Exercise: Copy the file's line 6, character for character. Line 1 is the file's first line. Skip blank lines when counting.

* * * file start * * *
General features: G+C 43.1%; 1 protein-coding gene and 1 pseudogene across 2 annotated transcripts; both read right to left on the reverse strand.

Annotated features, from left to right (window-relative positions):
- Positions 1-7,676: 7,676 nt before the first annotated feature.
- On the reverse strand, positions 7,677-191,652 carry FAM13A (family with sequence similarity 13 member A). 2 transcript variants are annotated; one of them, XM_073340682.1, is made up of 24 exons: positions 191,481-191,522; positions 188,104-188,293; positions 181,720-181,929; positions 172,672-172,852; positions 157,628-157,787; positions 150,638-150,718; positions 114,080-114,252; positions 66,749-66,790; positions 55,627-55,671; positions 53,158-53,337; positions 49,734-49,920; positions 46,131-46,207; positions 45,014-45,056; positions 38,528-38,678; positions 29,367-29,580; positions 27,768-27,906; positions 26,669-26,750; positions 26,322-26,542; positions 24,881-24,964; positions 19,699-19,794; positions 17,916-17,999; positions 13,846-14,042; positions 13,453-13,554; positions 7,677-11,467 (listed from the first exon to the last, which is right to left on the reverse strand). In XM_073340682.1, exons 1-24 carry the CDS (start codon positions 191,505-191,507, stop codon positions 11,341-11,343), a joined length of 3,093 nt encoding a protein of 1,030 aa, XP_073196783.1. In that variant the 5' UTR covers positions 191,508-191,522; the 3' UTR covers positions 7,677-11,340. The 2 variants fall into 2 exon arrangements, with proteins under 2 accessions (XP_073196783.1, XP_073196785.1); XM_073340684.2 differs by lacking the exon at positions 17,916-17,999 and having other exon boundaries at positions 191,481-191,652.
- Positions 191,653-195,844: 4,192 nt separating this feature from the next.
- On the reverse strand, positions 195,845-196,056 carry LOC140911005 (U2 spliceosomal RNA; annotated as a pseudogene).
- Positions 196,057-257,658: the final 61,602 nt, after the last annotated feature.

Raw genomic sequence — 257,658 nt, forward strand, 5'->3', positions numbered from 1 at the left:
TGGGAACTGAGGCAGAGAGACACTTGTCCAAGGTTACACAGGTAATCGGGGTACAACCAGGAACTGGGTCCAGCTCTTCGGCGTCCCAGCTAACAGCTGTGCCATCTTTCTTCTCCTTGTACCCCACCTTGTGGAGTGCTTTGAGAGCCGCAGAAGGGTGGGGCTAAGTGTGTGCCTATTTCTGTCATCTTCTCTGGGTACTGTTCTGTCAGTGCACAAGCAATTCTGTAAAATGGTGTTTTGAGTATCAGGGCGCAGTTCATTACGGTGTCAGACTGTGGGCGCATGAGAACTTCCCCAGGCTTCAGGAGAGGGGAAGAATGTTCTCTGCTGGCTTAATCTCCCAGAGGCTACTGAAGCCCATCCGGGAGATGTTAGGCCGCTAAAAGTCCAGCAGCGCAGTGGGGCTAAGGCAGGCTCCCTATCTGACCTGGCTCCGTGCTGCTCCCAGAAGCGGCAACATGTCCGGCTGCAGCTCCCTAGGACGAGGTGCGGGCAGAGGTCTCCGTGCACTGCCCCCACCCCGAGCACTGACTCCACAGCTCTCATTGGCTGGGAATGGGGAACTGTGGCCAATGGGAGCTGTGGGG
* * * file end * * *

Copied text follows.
- On the reverse strand, positions 195,845-196,056 carry LOC140911005 (U2 spliceosomal RNA; annotated as a pseudogene).